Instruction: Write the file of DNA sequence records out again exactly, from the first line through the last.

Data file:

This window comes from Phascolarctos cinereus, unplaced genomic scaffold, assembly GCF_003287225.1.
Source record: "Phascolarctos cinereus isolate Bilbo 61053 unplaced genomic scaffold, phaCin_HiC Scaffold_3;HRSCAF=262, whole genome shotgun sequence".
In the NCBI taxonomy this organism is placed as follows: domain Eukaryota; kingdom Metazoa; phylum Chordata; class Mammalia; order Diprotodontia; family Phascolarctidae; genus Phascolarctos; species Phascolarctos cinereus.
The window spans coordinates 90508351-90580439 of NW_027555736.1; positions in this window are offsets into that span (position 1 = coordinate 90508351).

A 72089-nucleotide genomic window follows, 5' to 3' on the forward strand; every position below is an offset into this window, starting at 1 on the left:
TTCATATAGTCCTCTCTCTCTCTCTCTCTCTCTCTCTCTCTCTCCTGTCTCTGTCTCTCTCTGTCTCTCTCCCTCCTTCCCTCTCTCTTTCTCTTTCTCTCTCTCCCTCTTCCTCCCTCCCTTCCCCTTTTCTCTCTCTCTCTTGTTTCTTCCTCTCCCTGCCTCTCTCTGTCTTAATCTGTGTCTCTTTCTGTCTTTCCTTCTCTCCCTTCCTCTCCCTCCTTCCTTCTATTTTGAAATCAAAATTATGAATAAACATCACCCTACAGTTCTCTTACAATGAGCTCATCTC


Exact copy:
This window comes from Phascolarctos cinereus, unplaced genomic scaffold, assembly GCF_003287225.1.
Source record: "Phascolarctos cinereus isolate Bilbo 61053 unplaced genomic scaffold, phaCin_HiC Scaffold_3;HRSCAF=262, whole genome shotgun sequence".
In the NCBI taxonomy this organism is placed as follows: domain Eukaryota; kingdom Metazoa; phylum Chordata; class Mammalia; order Diprotodontia; family Phascolarctidae; genus Phascolarctos; species Phascolarctos cinereus.
The window spans coordinates 90508351-90580439 of NW_027555736.1; positions in this window are offsets into that span (position 1 = coordinate 90508351).

A 72089-nucleotide genomic window follows, 5' to 3' on the forward strand; every position below is an offset into this window, starting at 1 on the left:
TTCATATAGTCCTCTCTCTCTCTCTCTCTCTCTCTCTCTCTCTCCTGTCTCTGTCTCTCTCTGTCTCTCTCCCTCCTTCCCTCTCTCTTTCTCTTTCTCTCTCTCCCTCTTCCTCCCTCCCTTCCCCTTTTCTCTCTCTCTCTTGTTTCTTCCTCTCCCTGCCTCTCTCTGTCTTAATCTGTGTCTCTTTCTGTCTTTCCTTCTCTCCCTTCCTCTCCCTCCTTCCTTCTATTTTGAAATCAAAATTATGAATAAACATCACCCTACAGTTCTCTTACAATGAGCTCATCTC